Landmarks of our history
The Center for Contemporary Opera was formed in November 1982 by Richard Marshall who was the General and Artistic Director of Opera Carolina in Charlotte. He started CCO due to the lack of opportunities for contemporary opera in the United States. The composer Robert Ward agreed to serve as our first President of the Board. Acting on the advice of the National Opera Institute, Marshall moved to New York City to start his new company.
On March 1985, CCO presented its very first opera, The Face on the Barroom Floor by Henry Mollicone at the Fourth Universalist Society near Central Park. Other works quickly followed such as The Good Soldier Schweik by Robert Kurka and Ned Rorem’s Three Sisters who are not Sisters.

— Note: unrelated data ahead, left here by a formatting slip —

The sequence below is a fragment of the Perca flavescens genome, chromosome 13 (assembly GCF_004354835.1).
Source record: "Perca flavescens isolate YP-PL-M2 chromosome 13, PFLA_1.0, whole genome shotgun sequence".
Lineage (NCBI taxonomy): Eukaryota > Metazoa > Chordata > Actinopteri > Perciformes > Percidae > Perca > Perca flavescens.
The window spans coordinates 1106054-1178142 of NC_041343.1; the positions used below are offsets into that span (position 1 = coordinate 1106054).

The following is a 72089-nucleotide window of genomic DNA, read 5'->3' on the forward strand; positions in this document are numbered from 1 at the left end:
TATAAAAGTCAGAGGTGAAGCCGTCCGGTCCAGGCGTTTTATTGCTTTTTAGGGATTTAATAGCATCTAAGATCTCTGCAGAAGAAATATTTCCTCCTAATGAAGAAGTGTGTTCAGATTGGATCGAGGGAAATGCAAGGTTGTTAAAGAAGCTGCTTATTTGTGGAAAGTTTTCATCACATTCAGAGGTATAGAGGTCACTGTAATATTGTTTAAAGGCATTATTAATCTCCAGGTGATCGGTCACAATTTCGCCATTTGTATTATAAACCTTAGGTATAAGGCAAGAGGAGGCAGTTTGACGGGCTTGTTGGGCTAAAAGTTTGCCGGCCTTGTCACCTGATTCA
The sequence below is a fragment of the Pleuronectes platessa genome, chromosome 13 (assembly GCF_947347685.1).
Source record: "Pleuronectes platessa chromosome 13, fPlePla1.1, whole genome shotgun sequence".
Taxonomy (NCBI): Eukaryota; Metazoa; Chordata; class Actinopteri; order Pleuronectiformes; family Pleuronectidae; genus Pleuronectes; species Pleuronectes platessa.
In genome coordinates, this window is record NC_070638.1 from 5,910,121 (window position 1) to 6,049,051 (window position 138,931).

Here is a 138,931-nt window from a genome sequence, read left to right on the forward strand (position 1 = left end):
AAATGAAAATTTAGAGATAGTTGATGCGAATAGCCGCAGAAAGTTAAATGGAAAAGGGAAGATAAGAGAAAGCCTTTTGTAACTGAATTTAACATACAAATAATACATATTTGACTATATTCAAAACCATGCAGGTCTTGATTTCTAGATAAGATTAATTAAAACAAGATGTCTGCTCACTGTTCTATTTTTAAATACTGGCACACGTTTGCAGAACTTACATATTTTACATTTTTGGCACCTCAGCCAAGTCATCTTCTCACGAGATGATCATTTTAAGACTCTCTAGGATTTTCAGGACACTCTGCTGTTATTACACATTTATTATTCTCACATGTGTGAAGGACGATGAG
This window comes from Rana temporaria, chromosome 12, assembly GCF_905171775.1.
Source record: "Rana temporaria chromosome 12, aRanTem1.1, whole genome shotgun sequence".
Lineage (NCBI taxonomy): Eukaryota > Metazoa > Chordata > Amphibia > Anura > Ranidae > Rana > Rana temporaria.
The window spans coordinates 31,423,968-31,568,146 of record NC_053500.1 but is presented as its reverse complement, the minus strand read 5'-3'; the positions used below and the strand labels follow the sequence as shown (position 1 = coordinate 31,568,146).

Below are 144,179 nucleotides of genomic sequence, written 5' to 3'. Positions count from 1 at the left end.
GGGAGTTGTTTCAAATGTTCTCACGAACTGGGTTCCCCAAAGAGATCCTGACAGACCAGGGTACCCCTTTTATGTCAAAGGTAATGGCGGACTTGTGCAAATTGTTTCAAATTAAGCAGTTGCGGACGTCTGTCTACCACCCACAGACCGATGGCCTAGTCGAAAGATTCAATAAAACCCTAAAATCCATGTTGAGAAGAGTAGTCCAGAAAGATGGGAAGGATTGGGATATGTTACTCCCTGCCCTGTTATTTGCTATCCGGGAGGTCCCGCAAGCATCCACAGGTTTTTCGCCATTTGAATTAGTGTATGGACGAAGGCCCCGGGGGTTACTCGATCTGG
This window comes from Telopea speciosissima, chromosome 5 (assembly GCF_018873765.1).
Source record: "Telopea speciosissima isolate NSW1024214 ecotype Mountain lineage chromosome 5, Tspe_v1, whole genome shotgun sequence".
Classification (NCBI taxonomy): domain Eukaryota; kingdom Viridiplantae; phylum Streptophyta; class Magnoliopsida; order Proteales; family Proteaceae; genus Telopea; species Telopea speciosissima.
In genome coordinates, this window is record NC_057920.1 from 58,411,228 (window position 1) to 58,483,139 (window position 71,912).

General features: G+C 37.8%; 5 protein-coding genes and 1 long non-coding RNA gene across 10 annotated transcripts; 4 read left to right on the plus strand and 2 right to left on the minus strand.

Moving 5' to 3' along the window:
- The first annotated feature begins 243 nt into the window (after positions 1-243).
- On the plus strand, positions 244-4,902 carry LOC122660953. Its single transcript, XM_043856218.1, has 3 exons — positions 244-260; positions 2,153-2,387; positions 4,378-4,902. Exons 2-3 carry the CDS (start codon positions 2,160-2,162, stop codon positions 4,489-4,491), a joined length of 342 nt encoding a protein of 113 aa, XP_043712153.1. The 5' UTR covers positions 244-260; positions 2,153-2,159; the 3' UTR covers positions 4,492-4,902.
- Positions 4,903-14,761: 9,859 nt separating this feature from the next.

CCO’s initiatives included a publication, Opera Today, a program to recognize exceptional service to contemporary opera, and The International Opera Singers Competition held at Carnegie Hall. Ruth Golden, a leading soprano at New York City Opera was its first winner.
“November 1986 saw our first world premiere, Faustus by Roger Rudenstein.”
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“Perfection is achieved, not when there is nothing more to add, but when there is nothing left to take away.”